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Europe's Parliament Just Voted To Grant Asylum To Edward Snowden

Well this is something. After years of pressure from activists, the European Parliament just passed a resolution urging its member states to offer protection to Edward Snowden. That would mean dropping all charges against the whistleblower and shielding him from extradition to the United States.

Google Vs The EU: A Fight For The Right To Screw With Search Results

Google is the most popular search engine in the world, to the point where I feel dumb typing “Google is the most popular search engine in the world”, because, holy crap, you already know. But ubiquity is not synonymous with benevolence. The EU’s new lawsuit against the search giant brings up larger issues.

Silent But Deadly: EU Wants Electric Cars To Add Sounds For Safety

Last week, the European Parliament ruled that all electric and hybrid cars must add artificial engine noise so that pedestrians can hear them coming. While the mandate is mostly to protect visually impaired pedestrians, the noise will also benefit anyone on the street who’s ever had a near-miss with a Prius.

Google's New Privacy Policy Violates EU Law

On BBC Radio this morning, EU Justice Commissioner Viviane Reding said that the EU had investigated Google’s new Privacy Policy — which gives Google access to the activity of all its users across all its services — and found that it was in violation of privacy laws.

The Netherlands Looks To Take The Lead In Rational Copyright Legislation

US copyright laws are designed to protect the “fair use” of copyrighted content such as mash-ups and remixes — or they were, at least, until the advent of DMCA Takedown Notices. The Dutch government has taken notes on America’s IP failures and is reportedly looking to explicitly protect such DMCA fodder, much to the chagrin of the European Union.

EU Investigating Samsung Over Unfair Lawsuits

When Samsung went on a patent lawsuit spree last year in the European courts, they may have reneged on an agreement they gave the European Telecommunications Standards Institute to license any “essential patents” to competitors “fair, reasonable and non-discriminatory” terms. So now the EU is investigating Samsung on suspicion that they distorted competition in the mobile market. Fun!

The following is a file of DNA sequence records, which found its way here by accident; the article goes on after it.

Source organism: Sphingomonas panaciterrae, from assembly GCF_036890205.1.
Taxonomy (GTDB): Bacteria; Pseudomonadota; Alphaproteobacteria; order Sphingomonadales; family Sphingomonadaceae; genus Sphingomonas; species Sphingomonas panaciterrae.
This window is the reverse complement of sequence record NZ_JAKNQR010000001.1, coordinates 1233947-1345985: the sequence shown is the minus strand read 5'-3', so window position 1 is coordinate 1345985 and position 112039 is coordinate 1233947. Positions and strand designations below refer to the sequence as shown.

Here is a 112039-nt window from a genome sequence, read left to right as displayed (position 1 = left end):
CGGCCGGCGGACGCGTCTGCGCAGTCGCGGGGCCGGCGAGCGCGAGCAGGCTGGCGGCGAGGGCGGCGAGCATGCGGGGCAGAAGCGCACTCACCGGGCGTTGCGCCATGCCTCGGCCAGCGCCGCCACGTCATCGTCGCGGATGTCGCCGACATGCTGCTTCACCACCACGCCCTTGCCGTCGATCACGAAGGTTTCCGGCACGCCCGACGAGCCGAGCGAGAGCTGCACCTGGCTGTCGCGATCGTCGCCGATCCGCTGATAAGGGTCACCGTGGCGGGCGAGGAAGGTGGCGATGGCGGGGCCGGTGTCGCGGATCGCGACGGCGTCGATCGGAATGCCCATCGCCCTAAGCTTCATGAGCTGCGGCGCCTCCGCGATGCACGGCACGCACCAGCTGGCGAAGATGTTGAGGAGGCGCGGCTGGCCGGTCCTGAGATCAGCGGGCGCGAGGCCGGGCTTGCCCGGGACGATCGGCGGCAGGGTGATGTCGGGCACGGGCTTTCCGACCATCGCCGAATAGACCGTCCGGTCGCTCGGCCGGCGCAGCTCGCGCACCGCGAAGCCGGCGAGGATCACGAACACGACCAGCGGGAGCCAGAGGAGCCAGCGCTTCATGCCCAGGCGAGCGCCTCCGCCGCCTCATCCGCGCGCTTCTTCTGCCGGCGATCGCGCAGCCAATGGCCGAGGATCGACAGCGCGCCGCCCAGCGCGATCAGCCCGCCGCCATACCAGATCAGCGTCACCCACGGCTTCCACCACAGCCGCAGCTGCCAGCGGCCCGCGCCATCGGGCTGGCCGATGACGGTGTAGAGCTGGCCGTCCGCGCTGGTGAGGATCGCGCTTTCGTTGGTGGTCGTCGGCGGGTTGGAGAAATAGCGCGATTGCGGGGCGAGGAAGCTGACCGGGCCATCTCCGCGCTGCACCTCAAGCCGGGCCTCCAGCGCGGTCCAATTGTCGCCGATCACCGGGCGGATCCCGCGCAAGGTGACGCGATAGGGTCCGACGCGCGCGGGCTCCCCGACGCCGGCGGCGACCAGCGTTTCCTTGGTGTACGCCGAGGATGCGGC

EU Bans Airport X-Ray Machines

“Backscatter” X-ray machines, which bombard your body with radiation at the airport, are a subject of controversy in the US. Not in Europe, Mother Jones reports — the machines are now banned throughout the entire EU over cancer risks. Good.

EU Investigating Facebook's New Facial Recognition Feature

The new facial recognition photo-tagging feature that was rolled out on Facebook this week has got privacy-freaks in a frenzy, but none more so than European Union data-protection regulators, who are investigating it for privacy violations.

You're Being Tracked And No Law Is Going To Change That

On May 25, some European governments will activate laws against automatic web cookies. This means that web sites will have to explicitly ask for user permission every time they want to store any information in your browser. Some people are asking for this in the US too, in the name of privacy.

European Antitrust Guns Now Pointing At Apple?

As well as facing possible antitrust claims in the US, the European Union is now taking a look at Apple’s closed-shop practises – with EU Commissioner Neelie Kroes claiming makers “cannot just choose to deny interoperability with their product”.

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